The Technical Advance Can Be An Improved Way Of Computing Game Play Mechanics

In T 1225/10 the application related to a game in which a player character would move through a field of background objects, and collisions with these objects would cause responses dependent on the collision direction. A good example of this type of game is Capcom’s Super Ghouls and Ghosts.

The invention was concerned not so much with the underlying game rules, but rather with the way they were implemented by the game program. Collisions were detected from the overlap of the character and the background objects, with the side of the object hit by the player character being determined from particular points on the player character that overlapped with the object.

This technique was seen as a computationally effective and efficient approach to determining the collision side on a target object. Rather than being the inevitable result of programming the game rules, the Board held that the technique was the direct technical consequence of the particular way selected data was used to determine a display state.

The table below provides a summary of the cases discussed.

Case

Claimed Advance

Patentable

Reasoning

T 336/07

Electronic video poker machine that allows a player to play several separate games by automatic transfer of held cards to other hands.

No

The concept related to an agreed convention in game play, which was considered to be a game rule.

T 1782/09

New rules in Tetris whereby objects rise as well as fall.

No

The games rules were not technical and there was nothing technical in how they were implemented since the application only generally described the new rules being implemented by general “means”.

T 0012/08

Calculation for random appearance of characters in a game.

Yes

The probability calculation solved the technical problem of how to modify the game program such that it generated encounters in a less predictable manner.

T 0928/03

Highlighting football game player characters so that they can be easily identified and the ball can be passed.  The pass guide mark continues to be displayed on the edge of the display area when target character leaves the visible area.

Yes

The invention dealt with the conflicting requirements of being sufficiently zoomed in on the player with the ball for accurate control, but also displaying enough of the pitch to see what is happening elsewhere.

T 0042/10

A calculation for tracking player performance and identifying online opponents of similar skill.

No

Determining a parameter related to player performance could be technical if measured in a technical way, but the application did not perform any sort of clever measurements. Keeping players interested in a game is also not technical.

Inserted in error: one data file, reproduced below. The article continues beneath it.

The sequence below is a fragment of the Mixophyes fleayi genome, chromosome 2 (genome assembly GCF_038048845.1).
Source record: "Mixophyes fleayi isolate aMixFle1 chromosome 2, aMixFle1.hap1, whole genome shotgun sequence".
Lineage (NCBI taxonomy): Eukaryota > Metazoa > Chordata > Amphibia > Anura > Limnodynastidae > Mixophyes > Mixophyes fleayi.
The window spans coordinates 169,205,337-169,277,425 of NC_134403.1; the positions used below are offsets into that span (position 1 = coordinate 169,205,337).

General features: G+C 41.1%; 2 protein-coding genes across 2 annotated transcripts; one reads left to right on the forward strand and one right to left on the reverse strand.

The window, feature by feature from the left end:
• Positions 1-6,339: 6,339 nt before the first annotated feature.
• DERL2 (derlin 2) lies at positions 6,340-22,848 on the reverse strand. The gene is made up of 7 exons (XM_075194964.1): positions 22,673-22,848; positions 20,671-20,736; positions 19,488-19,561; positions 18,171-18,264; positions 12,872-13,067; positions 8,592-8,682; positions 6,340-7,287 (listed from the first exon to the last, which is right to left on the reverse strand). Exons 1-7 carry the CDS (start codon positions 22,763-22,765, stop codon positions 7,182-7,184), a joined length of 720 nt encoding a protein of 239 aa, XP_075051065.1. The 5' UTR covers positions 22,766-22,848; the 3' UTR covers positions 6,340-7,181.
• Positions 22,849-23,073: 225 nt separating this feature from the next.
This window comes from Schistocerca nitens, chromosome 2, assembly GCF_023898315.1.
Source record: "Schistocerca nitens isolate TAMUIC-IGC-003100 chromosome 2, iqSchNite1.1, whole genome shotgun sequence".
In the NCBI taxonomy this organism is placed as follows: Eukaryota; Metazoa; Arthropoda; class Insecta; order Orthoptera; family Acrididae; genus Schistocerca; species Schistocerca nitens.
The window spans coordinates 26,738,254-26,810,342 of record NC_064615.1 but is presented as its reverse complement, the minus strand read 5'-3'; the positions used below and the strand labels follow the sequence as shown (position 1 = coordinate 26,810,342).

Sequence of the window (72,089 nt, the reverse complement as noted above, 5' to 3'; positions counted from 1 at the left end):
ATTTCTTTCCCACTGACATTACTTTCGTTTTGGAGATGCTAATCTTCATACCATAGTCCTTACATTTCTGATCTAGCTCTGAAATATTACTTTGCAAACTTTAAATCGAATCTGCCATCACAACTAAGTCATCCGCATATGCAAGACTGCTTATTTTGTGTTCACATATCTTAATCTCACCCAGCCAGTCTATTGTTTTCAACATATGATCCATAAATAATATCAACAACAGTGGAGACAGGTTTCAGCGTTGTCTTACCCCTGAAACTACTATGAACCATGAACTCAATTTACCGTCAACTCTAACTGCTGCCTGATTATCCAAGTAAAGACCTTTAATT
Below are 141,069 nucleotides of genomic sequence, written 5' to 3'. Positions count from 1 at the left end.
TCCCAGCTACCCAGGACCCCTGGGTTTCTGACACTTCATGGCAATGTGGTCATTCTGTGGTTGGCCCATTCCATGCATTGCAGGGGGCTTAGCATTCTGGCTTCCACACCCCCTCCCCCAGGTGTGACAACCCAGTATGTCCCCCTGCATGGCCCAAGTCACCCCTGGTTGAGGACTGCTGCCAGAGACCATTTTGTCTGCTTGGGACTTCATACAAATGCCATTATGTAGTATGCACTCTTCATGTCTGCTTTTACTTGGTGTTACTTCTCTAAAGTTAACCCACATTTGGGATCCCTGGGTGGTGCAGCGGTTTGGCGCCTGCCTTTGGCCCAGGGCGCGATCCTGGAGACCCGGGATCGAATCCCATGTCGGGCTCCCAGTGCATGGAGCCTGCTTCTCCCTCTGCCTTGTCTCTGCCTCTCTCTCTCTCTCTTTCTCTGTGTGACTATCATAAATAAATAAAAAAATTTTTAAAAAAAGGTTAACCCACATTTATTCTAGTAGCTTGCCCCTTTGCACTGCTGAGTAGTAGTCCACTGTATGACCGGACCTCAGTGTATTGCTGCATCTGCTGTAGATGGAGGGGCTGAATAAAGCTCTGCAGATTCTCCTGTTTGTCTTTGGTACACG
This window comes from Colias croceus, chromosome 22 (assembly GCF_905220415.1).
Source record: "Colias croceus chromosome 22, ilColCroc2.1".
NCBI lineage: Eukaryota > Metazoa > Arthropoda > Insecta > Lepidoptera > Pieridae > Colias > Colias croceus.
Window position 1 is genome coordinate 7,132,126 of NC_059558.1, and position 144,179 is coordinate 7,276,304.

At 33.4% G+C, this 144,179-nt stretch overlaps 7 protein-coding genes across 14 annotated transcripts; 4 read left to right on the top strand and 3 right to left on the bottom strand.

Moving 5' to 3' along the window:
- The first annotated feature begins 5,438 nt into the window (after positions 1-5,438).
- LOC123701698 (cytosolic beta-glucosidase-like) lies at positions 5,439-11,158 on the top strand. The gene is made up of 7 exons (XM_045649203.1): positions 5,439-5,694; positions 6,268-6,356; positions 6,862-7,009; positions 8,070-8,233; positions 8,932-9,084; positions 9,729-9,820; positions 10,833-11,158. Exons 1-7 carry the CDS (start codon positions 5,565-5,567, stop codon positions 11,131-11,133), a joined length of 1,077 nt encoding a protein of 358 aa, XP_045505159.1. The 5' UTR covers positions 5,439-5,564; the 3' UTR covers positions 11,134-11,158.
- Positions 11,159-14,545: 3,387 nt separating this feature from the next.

T 0188/11

A game where a kart is driven by two characters controlled by different players.  The characters had specific attributes like weight, and they could swap roles during the game.

No

Virtual attributes of characters do not have a physical effect, they simply mean that different characters respond differently to user inputs when moving in the game space.

T 1225/10

Collisions between a game character and background objects calculated based on overlap of the character and the background objects, with the side of the object hit by the player character being determined from particular points on the player character that overlapped with the object.

Yes

A computationally effective and efficient approach to determining the collision side on a target object.  Rather than being the inevitable result of programming the game rules, the technique was the direct technical consequence of the particular way selected data was used to determine a display state.

The Final Boss

The cases discussed above are just a selection, but they highlight a common theme. What is important when protecting computer games, or any software invention for that matter, is the nature of how your game differs from what has been done before, and how this difference is achieved with technical means.

If the only difference is that the game rules provide for a new user experience then the EPO will not grant a patent. One must look beyond the game rules themselves, at how they are implemented to achieve the desired outcome. If something more has been done in addition to, or despite, the game rules, and it can be argued that a technical problem has been solved, then patents can be collected just like a hedgehog collects rings, or a plumber gathers mushrooms.

This article is for general information only. Its content is not a statement of the law on any subject and does not constitute advice. Please contact Reddie & Grose LLP for advice before taking before any action in reliance on it.

Author
Pete Sadler
Partner
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Would you like to know more? You can talk to Pete Sadler who will be able to help. Call +44 (0)20 7539 4454